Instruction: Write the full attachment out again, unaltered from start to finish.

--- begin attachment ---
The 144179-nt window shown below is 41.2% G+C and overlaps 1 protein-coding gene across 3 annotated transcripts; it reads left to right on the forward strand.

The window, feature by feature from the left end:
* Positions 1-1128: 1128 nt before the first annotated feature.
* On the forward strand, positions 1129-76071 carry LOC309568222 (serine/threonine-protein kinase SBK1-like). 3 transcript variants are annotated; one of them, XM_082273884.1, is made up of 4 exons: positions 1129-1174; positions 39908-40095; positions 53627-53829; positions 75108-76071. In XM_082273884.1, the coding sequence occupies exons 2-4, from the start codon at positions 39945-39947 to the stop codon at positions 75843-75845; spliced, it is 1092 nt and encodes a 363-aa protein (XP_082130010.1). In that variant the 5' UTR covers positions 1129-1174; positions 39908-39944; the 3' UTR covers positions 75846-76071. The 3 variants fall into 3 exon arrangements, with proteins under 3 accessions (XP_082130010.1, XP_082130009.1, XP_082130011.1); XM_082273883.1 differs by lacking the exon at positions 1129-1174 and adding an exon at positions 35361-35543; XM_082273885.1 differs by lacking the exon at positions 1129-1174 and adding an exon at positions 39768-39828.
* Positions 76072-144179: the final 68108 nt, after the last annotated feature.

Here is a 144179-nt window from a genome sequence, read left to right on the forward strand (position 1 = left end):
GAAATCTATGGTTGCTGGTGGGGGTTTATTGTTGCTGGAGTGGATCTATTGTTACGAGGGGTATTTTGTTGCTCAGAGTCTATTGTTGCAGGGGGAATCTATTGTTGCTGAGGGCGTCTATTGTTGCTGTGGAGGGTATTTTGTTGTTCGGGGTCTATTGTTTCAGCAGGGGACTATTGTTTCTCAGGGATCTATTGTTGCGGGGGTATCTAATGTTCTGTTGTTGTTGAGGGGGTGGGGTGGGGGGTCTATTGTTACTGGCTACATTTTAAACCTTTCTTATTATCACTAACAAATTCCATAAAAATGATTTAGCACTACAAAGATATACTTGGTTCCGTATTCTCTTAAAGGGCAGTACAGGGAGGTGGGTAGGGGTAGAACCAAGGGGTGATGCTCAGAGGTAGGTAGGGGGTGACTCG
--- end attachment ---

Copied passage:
The 144179-nt window shown below is 41.2% G+C and overlaps 1 protein-coding gene across 3 annotated transcripts; it reads left to right on the forward strand.

The window, feature by feature from the left end:
* Positions 1-1128: 1128 nt before the first annotated feature.
* On the forward strand, positions 1129-76071 carry LOC309568222 (serine/threonine-protein kinase SBK1-like). 3 transcript variants are annotated; one of them, XM_082273884.1, is made up of 4 exons: positions 1129-1174; positions 39908-40095; positions 53627-53829; positions 75108-76071. In XM_082273884.1, the coding sequence occupies exons 2-4, from the start codon at positions 39945-39947 to the stop codon at positions 75843-75845; spliced, it is 1092 nt and encodes a 363-aa protein (XP_082130010.1). In that variant the 5' UTR covers positions 1129-1174; positions 39908-39944; the 3' UTR covers positions 75846-76071. The 3 variants fall into 3 exon arrangements, with proteins under 3 accessions (XP_082130010.1, XP_082130009.1, XP_082130011.1); XM_082273883.1 differs by lacking the exon at positions 1129-1174 and adding an exon at positions 35361-35543; XM_082273885.1 differs by lacking the exon at positions 1129-1174 and adding an exon at positions 39768-39828.
* Positions 76072-144179: the final 68108 nt, after the last annotated feature.

Here is a 144179-nt window from a genome sequence, read left to right on the forward strand (position 1 = left end):
GAAATCTATGGTTGCTGGTGGGGGTTTATTGTTGCTGGAGTGGATCTATTGTTACGAGGGGTATTTTGTTGCTCAGAGTCTATTGTTGCAGGGGGAATCTATTGTTGCTGAGGGCGTCTATTGTTGCTGTGGAGGGTATTTTGTTGTTCGGGGTCTATTGTTTCAGCAGGGGACTATTGTTTCTCAGGGATCTATTGTTGCGGGGGTATCTAATGTTCTGTTGTTGTTGAGGGGGTGGGGTGGGGGGTCTATTGTTACTGGCTACATTTTAAACCTTTCTTATTATCACTAACAAATTCCATAAAAATGATTTAGCACTACAAAGATATACTTGGTTCCGTATTCTCTTAAAGGGCAGTACAGGGAGGTGGGTAGGGGTAGAACCAAGGGGTGATGCTCAGAGGTAGGTAGGGGGTGACTCG